DIMACS Workshop on Information Security Economics
 January 18 - 19, 2007
Submissions are due by November 3, 2006

The deployment of an information security solution can be evaluated on
whether the benefits expected from its deployment are higher than the
costs of its deployment. Yet it is hard to quantify both benefits and
costs, due to uncertainty about factors such as attackers'
motivations, probability of an attack, and cost of an attack. This
uncertainty about the value of tangible costs and benefits is
complicated by intangible costs and benefits, such as user and market
perceptions of the value of security. The field of economics has well
developed theories and methods for addressing with these types of
uncertainty. As such, there has been a growing interest in the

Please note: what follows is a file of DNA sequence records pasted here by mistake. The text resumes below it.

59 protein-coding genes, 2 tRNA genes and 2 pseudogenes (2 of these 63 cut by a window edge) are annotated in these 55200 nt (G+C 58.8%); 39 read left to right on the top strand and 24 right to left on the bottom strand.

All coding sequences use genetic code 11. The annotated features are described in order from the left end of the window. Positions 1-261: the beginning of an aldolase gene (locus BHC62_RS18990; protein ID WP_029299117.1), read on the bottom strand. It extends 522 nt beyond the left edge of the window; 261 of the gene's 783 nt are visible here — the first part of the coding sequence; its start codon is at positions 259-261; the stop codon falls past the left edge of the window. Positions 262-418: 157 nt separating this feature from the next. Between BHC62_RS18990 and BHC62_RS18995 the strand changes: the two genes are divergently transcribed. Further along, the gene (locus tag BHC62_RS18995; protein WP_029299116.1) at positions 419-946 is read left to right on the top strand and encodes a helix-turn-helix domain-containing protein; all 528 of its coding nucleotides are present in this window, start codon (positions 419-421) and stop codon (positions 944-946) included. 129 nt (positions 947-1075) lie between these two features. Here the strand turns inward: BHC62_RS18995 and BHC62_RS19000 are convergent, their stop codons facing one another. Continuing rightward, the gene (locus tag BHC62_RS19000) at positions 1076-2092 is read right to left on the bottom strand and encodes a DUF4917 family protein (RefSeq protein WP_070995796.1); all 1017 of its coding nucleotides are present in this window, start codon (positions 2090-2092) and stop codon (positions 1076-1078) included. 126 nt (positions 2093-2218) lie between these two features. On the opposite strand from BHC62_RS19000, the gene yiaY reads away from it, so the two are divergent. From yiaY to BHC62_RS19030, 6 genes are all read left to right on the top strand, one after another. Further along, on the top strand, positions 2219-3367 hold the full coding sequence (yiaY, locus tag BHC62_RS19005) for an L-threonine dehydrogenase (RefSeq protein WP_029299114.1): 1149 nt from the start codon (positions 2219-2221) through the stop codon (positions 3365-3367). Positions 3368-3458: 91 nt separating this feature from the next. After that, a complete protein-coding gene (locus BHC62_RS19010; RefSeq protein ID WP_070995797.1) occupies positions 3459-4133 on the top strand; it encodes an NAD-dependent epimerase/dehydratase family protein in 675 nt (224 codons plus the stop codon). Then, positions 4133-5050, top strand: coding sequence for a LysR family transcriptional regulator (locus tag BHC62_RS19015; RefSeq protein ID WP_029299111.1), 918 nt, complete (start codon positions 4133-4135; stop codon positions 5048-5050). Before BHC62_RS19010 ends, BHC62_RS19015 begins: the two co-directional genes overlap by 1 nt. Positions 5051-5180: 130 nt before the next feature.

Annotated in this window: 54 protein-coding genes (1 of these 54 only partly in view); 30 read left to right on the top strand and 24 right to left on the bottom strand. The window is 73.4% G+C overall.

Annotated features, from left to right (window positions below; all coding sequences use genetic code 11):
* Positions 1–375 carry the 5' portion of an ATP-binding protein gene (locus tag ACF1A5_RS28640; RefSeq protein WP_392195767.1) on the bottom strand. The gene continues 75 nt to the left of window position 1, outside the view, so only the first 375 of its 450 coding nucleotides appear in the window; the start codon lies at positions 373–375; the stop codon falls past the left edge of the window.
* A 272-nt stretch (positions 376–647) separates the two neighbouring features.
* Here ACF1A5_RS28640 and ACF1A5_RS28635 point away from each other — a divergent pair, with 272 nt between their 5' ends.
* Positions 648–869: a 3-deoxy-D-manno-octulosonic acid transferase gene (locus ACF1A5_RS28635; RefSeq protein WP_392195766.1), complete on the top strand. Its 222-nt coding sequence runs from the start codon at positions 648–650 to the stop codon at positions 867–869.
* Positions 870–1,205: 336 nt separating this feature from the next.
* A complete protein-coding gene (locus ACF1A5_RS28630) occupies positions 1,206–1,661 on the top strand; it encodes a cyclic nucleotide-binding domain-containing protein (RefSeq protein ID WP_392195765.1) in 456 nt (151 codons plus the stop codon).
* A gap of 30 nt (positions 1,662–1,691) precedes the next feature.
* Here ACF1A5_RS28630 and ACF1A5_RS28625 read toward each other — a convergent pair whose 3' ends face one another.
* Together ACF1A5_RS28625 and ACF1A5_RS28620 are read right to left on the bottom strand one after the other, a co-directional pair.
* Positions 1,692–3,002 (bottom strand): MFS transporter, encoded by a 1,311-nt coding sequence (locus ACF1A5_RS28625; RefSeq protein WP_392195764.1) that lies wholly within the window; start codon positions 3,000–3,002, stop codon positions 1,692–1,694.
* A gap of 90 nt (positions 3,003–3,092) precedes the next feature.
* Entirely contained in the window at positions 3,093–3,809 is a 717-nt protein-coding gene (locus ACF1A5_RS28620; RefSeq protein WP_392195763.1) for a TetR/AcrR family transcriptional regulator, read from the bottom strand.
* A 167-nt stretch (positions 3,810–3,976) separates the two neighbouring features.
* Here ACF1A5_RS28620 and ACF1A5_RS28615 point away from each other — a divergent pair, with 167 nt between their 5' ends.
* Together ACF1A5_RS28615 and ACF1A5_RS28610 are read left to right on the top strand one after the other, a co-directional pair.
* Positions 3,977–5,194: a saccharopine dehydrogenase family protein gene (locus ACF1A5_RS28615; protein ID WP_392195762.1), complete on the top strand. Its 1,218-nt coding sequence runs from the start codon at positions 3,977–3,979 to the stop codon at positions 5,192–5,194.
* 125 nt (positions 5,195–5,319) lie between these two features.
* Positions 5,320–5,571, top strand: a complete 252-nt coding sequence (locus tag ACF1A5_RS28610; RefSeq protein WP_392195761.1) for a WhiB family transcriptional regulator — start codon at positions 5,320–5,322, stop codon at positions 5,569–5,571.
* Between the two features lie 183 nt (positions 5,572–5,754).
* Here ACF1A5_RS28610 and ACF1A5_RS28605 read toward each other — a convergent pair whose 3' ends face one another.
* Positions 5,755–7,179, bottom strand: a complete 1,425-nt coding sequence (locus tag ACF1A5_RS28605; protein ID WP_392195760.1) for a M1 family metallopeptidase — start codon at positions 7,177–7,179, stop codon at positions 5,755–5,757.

economics of information security. Past notable work used the tools of
economics to offer insights into computer security, offered
mathematical economic models of computer security, detailed potential
regulatory solutions to computer security, or clarified the challenges
of improving security as implemented in practice. The goal of this
workshop is to expand that interest in economics of information
security. To meet this goal the workshop will bring together
researchers already engaged in this interdisciplinary effort with
other researchers in areas such as economics, security, theoretical
computer science, and statistics. Topics of interest include economics
of identity and identity theft, liability, torts, negligence, other
legal incentives, game theoretic models, security in open source and
free software, cyber-insurance, disaster recovery, reputation
economics, network effects in security and privacy, return on security
investment, security risk management, security risk perception both of
the firm and the individual, economics of trust, economics of
vulnerabilities, economics of malicious code, economics of electronic
voting security, and economic perspectives on spam.